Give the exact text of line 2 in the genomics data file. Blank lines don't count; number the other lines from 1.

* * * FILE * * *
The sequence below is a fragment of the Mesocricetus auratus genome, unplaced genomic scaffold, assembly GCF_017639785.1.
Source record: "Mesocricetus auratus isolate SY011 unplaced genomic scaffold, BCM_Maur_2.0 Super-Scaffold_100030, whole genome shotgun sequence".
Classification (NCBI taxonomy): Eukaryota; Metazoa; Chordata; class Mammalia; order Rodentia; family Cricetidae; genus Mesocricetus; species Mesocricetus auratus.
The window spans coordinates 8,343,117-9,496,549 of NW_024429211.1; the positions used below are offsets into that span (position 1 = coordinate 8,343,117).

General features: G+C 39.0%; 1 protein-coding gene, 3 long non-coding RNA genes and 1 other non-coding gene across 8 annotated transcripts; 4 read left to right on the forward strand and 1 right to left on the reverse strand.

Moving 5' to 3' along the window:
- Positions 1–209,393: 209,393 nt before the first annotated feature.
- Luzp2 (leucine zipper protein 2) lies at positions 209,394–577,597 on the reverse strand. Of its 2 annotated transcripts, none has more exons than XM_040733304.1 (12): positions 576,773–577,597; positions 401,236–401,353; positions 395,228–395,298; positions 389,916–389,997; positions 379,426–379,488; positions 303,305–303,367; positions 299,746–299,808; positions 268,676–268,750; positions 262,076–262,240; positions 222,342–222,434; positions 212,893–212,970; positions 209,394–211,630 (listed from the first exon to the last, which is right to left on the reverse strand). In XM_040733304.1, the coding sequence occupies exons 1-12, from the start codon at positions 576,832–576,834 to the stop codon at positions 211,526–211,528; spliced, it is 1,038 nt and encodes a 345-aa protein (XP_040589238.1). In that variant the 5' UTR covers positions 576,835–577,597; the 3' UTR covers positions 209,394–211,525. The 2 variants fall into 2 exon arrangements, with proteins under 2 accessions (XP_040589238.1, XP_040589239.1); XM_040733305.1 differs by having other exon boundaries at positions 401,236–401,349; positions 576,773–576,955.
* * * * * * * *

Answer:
Source record: "Mesocricetus auratus isolate SY011 unplaced genomic scaffold, BCM_Maur_2.0 Super-Scaffold_100030, whole genome shotgun sequence".